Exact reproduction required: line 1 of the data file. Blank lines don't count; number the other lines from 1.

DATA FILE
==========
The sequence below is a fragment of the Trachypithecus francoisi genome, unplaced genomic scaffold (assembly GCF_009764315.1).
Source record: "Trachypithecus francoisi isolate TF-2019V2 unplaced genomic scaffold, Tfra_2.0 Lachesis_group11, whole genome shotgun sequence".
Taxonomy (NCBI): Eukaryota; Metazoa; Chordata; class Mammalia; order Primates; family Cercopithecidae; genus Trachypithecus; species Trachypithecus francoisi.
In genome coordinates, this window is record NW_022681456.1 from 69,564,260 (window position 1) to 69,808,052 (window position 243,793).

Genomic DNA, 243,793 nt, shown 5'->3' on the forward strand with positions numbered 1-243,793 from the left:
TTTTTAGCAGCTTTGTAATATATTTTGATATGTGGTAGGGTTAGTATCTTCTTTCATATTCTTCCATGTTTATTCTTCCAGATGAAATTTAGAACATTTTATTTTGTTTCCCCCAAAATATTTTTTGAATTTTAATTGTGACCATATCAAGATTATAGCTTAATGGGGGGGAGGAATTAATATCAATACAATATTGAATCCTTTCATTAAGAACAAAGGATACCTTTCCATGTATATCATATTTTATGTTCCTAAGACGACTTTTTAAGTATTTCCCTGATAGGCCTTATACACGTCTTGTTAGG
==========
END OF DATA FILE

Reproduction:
The sequence below is a fragment of the Trachypithecus francoisi genome, unplaced genomic scaffold (assembly GCF_009764315.1).